Tips & Tricks – White labeling DNS records for your customers
Written by Mailgun Team
Categories: Email DIY
2 minute read time
Many of our customers run large-scale applications on top of Mailgun for their own customers. For example, Vero and Userfox, are email service providers that built their awesome marketing automation apps on top of Mailgun. Their customers probably don’t even know they are built on top of Mailgun, and that is fine for us! We want our customers to control the relationship with their own customers, and that means providing lots of ways for them to white label their own solution. Which brings us to today’s tip.
White labeling SPF records
SPF stands for Sender Policy Framework. It is a method to prevent sender address spoofing by verifying sender IP addresses. Basically, when a sender adds an SPF text record to their domain (say, example.com), they are authorizing an email service provider, like Mailgun, to send emails from @example.com. Non-authorized IPs will not be permitted to send from @example.com. Without this record in place, receiving ESPs like Gmail and Yahoo are more likely to flag the email as spam.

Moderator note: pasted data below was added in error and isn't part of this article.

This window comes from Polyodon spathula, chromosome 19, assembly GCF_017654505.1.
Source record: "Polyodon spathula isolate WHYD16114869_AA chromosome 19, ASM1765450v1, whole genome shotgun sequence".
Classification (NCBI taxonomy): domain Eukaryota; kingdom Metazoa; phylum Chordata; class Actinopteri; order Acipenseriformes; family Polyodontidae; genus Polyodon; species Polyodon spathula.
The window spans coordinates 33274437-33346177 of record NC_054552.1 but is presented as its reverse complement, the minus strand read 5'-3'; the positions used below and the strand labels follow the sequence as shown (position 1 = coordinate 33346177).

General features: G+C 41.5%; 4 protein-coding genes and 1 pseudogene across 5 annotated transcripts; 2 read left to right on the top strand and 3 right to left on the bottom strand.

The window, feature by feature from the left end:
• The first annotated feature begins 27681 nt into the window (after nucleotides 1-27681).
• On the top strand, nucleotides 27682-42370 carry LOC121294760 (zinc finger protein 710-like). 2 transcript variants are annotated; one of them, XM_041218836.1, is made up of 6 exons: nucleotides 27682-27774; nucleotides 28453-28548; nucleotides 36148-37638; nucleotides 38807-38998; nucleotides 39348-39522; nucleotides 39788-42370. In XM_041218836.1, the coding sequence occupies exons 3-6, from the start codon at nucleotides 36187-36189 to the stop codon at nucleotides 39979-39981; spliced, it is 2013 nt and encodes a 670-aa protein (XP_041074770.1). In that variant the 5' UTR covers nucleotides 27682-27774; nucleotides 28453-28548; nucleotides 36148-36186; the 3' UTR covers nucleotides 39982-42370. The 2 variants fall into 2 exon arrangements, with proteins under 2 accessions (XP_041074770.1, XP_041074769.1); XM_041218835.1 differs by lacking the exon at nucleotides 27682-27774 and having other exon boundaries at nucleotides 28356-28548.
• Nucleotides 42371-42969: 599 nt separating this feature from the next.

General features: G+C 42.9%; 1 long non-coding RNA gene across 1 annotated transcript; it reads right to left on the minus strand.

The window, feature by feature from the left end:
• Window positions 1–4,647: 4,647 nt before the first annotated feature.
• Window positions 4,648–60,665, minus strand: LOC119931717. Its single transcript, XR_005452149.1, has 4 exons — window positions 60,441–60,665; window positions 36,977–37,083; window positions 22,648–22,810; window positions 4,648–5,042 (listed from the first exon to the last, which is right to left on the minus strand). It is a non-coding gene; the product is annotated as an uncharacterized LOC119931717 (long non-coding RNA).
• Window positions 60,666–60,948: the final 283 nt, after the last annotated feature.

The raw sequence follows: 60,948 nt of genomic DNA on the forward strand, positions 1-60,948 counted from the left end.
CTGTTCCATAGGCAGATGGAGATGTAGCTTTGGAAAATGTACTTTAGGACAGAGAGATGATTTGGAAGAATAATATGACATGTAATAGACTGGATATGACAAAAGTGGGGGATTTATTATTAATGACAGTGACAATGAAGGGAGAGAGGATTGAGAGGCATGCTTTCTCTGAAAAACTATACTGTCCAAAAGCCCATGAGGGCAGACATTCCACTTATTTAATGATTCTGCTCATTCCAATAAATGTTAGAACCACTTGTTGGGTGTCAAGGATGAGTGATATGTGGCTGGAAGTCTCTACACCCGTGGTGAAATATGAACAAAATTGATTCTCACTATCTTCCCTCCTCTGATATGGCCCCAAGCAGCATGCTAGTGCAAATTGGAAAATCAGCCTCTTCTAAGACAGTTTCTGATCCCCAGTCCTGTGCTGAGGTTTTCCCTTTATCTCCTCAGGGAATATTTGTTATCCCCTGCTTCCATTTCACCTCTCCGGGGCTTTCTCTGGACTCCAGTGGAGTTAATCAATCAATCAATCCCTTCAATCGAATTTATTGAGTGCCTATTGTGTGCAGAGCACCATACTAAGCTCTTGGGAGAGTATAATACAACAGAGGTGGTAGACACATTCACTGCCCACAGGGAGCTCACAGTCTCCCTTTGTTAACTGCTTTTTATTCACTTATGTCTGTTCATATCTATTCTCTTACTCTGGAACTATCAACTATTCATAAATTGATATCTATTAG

An SPF for Mailgun record looks like this
“v=spf1 include:mailgun.org ~all”
Notice that the record includes mailgun.org. Some application providers don’t want to expose to their own customers that they are using Mailgun via this SPF record. And they don’t have to thanks to SPF record chaining.
An example of SPF record chaining
Imagine you’ve build the world’s most awesome CRM system–awesome-crm.com– and you allow your customers to email their contacts directly through your system. You want them to be able to white label their own emails, so that they use their own domain instead of awesome-crm.com for sending. Easy. You can just create a custom domain for them in your Mailgun account and provide your own customer an SPF string that includes awesome-crm.com instead of mailgun.org. At the same time, you will set up your own SPF record that points to mailgun.org, it’s like a chain.
Assuming your customer owns example.com:
[list type = “check”]
- TXT record for example.com: “v=spf1 include:awesome-crm.com ~all”
- TXT record for awesome-crm.com: “v=spf1 include:mailgun.org ~all”
The transitive property means that your customer’s SPF record points to Mailgun, even though they think it is only pointing to you.
Published on: May 2, 2013 | Modified on: June 13, 2018